For those teachers who have done 'Relationships' as a Preliminary AOS, this is a good elective choice and 'Street Photography' might be a good related text. It would enable students to look at social interactions as well as media. It would also allow a focus on composers wanting to explore a social message, raise awareness, reflect social concerns or give a snapshot of the times. The image below raises the paradox of media connection narrowing rather than broadening social interaction. Discussing the compositional elements could stimulate students thinking about what is the photographer trying to convey and how does he do this. An effective entry point to the elective.
There are many famous photographers including Bruce Gilden and Garry Binogrand, who focus on social or street subject matter. Well worth taking a look to judge if it might stimulate sound discussion to kick-start the elective.
What I find many teachers place too little stress on when teaching Module C is that this is primarily a social context focus. It has a broad conceptual sweep as typical with this syllabus, but it is a very multi-layered evaluation of connectedness. The guidelines direct us to examine various ways in which individuals interact and what are ramifications of such connections.
I would use Street Photography or Real Life Photography to trigger initial discussion. The image I have used is a good example of how you could examine it for different types of interactions - generational, filial, competitive, community and so on. You could then look at why they are there, what are their individual and social purposes as well as social context could impact on their attitudes, beliefs, identities and behaviours.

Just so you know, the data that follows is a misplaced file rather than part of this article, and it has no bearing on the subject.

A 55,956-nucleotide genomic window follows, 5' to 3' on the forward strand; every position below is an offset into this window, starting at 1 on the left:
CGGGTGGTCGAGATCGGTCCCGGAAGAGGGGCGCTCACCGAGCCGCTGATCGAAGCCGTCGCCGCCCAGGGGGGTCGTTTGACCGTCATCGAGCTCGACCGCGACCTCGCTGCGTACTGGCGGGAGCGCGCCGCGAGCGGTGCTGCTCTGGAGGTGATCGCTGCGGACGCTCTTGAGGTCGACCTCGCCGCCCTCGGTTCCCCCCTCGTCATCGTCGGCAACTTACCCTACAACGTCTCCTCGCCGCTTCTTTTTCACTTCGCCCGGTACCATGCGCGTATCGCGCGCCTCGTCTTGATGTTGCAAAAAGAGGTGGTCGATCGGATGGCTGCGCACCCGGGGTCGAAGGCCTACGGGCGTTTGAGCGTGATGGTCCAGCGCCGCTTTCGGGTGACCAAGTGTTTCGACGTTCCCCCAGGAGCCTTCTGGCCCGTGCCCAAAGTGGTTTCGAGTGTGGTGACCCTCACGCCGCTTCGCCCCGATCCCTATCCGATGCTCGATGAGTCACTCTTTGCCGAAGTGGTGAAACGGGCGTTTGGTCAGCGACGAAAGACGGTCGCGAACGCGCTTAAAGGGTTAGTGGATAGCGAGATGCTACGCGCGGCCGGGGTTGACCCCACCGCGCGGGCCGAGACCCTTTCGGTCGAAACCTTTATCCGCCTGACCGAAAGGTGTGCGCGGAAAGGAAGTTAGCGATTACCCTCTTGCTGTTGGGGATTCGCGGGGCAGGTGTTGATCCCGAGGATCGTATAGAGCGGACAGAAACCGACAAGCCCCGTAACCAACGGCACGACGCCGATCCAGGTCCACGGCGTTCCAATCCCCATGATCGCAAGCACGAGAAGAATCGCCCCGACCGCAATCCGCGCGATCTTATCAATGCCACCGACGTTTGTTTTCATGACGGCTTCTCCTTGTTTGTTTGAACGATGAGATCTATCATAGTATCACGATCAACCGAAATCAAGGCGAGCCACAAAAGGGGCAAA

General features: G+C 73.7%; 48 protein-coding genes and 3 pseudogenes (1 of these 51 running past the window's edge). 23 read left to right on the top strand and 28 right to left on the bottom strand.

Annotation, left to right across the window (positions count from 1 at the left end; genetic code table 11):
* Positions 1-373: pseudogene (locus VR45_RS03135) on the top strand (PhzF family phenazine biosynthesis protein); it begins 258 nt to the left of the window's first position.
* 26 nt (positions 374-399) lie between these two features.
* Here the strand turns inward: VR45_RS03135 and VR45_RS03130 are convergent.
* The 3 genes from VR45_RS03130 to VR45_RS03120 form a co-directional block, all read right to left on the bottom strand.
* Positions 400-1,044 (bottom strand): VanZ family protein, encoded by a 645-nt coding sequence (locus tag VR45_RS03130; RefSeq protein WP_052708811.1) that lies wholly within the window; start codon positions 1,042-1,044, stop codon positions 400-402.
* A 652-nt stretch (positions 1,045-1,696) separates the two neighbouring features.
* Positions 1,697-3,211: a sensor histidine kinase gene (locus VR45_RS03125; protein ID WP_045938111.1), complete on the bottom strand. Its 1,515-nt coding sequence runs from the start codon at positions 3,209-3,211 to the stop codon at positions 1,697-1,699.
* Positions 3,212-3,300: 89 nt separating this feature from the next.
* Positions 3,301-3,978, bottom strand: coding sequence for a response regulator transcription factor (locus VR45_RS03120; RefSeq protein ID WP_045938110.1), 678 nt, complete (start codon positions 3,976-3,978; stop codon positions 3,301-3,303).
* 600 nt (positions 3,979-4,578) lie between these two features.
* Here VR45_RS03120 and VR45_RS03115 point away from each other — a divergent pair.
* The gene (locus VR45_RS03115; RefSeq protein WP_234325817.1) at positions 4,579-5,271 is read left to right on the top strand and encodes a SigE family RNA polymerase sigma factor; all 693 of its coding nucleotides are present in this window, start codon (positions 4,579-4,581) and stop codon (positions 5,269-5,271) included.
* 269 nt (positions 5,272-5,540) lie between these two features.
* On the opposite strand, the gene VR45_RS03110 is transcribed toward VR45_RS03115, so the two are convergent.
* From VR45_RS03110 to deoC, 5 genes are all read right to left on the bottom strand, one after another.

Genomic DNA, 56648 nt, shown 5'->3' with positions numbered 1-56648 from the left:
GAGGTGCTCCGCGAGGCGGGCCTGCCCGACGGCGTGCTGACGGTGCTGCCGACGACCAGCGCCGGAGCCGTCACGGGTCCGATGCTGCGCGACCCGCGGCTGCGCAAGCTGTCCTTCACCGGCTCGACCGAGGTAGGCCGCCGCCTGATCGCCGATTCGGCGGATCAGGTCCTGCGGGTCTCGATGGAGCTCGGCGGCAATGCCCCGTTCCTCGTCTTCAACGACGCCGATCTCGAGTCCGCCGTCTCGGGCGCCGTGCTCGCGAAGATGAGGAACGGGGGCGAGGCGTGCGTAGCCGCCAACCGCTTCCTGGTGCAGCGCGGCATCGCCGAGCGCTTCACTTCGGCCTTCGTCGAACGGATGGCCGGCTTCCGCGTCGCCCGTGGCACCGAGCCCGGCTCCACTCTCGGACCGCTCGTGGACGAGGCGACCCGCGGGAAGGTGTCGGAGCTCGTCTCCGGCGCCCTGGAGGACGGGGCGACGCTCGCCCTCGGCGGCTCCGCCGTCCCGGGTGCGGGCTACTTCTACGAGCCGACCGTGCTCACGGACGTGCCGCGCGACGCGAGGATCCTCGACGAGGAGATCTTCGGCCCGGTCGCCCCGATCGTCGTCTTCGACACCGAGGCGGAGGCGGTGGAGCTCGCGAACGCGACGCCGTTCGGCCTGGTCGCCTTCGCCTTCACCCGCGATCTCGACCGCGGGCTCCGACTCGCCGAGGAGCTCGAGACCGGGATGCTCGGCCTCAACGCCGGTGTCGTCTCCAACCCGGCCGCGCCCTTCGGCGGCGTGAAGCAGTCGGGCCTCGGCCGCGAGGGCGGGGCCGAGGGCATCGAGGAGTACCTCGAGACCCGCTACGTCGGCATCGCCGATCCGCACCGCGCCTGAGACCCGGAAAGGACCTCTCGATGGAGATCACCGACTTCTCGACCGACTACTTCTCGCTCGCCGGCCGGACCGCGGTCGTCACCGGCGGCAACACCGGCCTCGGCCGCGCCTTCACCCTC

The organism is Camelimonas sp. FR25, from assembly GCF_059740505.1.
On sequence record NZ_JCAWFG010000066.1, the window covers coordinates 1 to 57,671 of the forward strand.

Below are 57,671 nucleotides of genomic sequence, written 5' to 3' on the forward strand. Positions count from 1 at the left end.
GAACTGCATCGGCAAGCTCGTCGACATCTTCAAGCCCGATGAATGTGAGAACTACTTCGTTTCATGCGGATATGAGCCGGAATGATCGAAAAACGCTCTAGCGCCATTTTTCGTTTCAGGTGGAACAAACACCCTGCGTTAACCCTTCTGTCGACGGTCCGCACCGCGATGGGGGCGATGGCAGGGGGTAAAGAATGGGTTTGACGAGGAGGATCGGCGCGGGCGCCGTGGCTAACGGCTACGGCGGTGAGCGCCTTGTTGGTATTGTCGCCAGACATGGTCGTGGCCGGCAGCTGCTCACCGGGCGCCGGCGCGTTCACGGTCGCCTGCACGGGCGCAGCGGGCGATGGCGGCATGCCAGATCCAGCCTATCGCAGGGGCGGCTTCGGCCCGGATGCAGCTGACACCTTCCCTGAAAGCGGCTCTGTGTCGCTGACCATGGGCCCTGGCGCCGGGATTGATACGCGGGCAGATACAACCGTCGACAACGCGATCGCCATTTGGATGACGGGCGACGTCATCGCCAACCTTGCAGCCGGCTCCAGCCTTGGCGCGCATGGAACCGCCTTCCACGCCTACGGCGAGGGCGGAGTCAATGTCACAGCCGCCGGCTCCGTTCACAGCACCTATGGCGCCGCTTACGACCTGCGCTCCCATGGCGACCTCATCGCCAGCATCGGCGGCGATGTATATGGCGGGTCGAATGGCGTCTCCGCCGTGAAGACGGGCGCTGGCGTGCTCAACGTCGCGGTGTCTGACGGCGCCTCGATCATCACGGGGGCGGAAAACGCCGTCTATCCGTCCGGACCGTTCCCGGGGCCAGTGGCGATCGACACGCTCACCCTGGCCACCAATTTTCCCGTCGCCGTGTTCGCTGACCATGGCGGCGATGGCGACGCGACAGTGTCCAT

This is a rich elective but unfortunately the text options apart from 'Romulus, My Father' and the poems from 'At the Round Earth's Imagined Corners', do not thrill me overmuch. I was decidedly unimpressed with 'Feed', thinking that 'Neuromancer' handled similar subject matter in a much richer, more dynamic way. I was bored after the first ten pages and felt it would offer students little to offer as a prescribed study. While Arthur Miller's play 'All My Sons' is a wonderful text, it seems too taxing for general Standard students to handle for this elective.
Text selection always comes down to the student cohort you are dealing with. This is why I always, always advocate that teachers have some autonomy when choosing texts. While it might be administratively easier for everyone to do the same text, it does not account for teacher preference and expertise or for what would be best suited for individual classes. That is an educational argument however, I think I lost quite a while back.